It’s simply a question, but it’s bothersome already isn’t it? Blasphemous, heretical, misled. Or is it? It’s just a question. In itself, it’s innocuous. But questions that challenge our beliefs get us so very bent out of shape.
Read some of these questions and pay attention to what comes up in you just by reading them (anger, relief, tension, frustration, etc).
What if what you believe is wrong?
What if there is a God?
What if there isn’t a God?
What if macro evolution is the way things came to be?
What if everything was created by God in 7 literal days?
What if neither is right?
What if the church is a sham?
What if the church is God’s intention for humanity to experience him on earth today?
What if Democrats are right?
What if Republicans are right?
What if they’re both wrong?
What if being a good person is enough to go to heaven?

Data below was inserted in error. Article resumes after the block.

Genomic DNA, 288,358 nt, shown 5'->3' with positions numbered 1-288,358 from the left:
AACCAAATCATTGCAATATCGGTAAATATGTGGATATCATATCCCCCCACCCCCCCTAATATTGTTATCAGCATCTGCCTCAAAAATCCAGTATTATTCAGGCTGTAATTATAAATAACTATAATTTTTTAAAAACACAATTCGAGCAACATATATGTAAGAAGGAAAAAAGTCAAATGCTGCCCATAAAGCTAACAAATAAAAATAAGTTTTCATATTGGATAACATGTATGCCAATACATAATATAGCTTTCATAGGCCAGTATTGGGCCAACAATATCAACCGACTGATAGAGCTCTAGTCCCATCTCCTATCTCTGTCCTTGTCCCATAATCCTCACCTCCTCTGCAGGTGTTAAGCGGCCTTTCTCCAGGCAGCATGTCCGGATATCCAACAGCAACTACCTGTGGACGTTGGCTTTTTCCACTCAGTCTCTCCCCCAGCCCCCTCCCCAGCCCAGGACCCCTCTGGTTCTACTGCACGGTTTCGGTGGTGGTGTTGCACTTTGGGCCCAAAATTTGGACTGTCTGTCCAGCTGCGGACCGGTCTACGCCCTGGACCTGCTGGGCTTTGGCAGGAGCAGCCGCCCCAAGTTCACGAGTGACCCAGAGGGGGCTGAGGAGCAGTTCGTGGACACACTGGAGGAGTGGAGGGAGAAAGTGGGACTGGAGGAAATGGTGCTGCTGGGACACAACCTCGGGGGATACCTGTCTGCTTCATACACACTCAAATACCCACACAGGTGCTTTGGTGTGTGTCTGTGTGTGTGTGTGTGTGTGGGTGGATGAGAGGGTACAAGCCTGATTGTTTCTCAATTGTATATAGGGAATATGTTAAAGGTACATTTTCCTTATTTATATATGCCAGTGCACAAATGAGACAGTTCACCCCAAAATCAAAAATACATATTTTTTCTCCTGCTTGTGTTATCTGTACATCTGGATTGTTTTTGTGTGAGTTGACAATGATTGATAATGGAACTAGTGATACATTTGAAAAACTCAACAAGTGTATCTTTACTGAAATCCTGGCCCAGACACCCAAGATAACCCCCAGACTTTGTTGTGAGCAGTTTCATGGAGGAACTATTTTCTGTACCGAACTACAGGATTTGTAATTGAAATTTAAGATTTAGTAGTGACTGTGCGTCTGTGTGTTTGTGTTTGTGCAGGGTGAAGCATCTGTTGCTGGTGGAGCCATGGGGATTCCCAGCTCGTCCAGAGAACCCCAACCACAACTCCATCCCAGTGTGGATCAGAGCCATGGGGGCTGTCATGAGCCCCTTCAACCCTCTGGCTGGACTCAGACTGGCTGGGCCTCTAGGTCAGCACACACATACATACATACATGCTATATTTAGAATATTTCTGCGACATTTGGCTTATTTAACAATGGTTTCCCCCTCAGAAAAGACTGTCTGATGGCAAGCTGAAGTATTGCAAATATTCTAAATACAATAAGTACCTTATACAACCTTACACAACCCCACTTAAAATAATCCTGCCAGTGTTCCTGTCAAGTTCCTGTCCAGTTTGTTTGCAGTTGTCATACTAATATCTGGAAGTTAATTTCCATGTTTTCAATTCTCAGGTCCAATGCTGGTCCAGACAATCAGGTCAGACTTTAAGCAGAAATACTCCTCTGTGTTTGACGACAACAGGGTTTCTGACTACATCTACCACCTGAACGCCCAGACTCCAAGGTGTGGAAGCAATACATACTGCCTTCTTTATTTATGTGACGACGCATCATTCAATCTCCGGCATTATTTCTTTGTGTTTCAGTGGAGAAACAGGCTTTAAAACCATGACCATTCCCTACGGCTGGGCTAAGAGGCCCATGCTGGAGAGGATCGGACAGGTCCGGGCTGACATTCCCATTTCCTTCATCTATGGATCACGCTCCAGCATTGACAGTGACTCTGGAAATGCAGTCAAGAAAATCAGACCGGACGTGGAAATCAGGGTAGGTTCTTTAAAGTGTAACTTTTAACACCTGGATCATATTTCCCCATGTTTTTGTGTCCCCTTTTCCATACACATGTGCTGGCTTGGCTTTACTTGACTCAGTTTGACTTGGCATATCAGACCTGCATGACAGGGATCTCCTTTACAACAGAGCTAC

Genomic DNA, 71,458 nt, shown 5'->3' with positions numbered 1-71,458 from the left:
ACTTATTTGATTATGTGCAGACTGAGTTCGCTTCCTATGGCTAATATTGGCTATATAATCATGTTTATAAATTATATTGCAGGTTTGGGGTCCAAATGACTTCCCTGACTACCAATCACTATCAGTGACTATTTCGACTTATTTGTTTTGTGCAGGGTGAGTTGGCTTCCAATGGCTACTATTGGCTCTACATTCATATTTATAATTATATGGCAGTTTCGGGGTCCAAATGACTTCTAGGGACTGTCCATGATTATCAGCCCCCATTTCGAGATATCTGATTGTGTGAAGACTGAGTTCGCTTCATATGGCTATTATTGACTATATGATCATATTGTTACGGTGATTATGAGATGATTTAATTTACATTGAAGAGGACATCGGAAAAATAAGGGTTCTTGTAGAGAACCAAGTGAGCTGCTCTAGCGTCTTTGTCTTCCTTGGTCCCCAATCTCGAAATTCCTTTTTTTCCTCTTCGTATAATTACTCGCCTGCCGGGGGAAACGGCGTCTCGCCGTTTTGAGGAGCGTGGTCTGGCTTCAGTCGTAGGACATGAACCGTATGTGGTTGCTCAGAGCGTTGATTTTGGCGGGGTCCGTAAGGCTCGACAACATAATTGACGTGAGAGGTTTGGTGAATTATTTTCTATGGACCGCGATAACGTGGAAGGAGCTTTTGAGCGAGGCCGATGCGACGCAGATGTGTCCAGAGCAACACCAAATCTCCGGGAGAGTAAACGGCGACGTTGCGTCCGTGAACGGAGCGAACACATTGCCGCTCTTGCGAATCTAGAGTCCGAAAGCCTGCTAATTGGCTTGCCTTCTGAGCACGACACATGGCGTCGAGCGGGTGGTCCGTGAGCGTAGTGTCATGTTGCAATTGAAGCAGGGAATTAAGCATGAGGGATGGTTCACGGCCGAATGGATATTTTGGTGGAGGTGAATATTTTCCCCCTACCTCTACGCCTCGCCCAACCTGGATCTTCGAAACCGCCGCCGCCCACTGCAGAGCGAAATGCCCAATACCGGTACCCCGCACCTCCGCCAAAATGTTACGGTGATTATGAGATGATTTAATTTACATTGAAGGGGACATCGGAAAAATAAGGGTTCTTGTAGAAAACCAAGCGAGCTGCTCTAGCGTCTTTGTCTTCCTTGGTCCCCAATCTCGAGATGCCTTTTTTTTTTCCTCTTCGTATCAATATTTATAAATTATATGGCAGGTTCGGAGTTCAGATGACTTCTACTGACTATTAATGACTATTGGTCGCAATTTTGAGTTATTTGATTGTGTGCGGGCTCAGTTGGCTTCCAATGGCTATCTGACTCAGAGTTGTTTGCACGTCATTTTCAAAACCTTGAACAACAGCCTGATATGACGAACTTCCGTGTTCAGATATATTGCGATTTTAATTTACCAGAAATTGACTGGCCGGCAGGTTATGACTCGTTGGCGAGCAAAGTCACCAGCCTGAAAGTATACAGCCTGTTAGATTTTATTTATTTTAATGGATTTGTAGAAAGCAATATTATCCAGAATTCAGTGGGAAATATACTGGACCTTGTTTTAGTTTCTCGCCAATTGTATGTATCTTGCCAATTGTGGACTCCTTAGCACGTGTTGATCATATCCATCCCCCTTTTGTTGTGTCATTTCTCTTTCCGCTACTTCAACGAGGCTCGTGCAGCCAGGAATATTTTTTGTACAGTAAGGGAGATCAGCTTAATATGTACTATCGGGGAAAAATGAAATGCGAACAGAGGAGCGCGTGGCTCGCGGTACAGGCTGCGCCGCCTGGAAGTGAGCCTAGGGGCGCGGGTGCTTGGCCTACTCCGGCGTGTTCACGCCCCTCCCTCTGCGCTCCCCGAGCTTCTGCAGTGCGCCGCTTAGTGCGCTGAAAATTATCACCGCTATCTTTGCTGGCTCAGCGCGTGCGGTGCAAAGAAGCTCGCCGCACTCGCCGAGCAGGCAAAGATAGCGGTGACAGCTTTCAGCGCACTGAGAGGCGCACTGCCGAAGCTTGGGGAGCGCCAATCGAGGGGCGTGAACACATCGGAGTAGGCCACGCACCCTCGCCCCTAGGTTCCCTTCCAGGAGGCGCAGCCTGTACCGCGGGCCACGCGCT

What if being a good person doesn’t matter at all?
What if Jesus loves everyone regardless of who they are or what they do?
What if Muslims are right?
What if Christians are right?
What if Jews are right?
What if Atheists are right?
What if Buddhists are right?
What if Hindus are right?
What if none of them are right?
What if all of them are right?
What if heaven is only attainable if we follow a set of rules or guidelines?
What if there’s not a hell?
What if hell does exist?
What if asking questions should be discouraged?
What if asking questions should be welcomed?
What comes up in you as you read these questions? Do some put you at ease? Do others make your blood boil? Remember, these are just questions. In fact, they are paired together to ask the question on the same subject with both a positive and a negative.
Did any questions make you uncomfortable? Which ones, and why?
These really are just questions. What do you assume about me for asking them? What do you assume about others who ask them?
Do you find yourself quickly moving to polarize your view against the question? Why?
What if we could learn to hold the tension of a question regardless of our firmly held beliefs? What if we could hold that tension and enter into a conversation?
*if you’re interested, a great book on the art of inquiry by Warren Berger is A More Beautiful Question. I highly recommend it.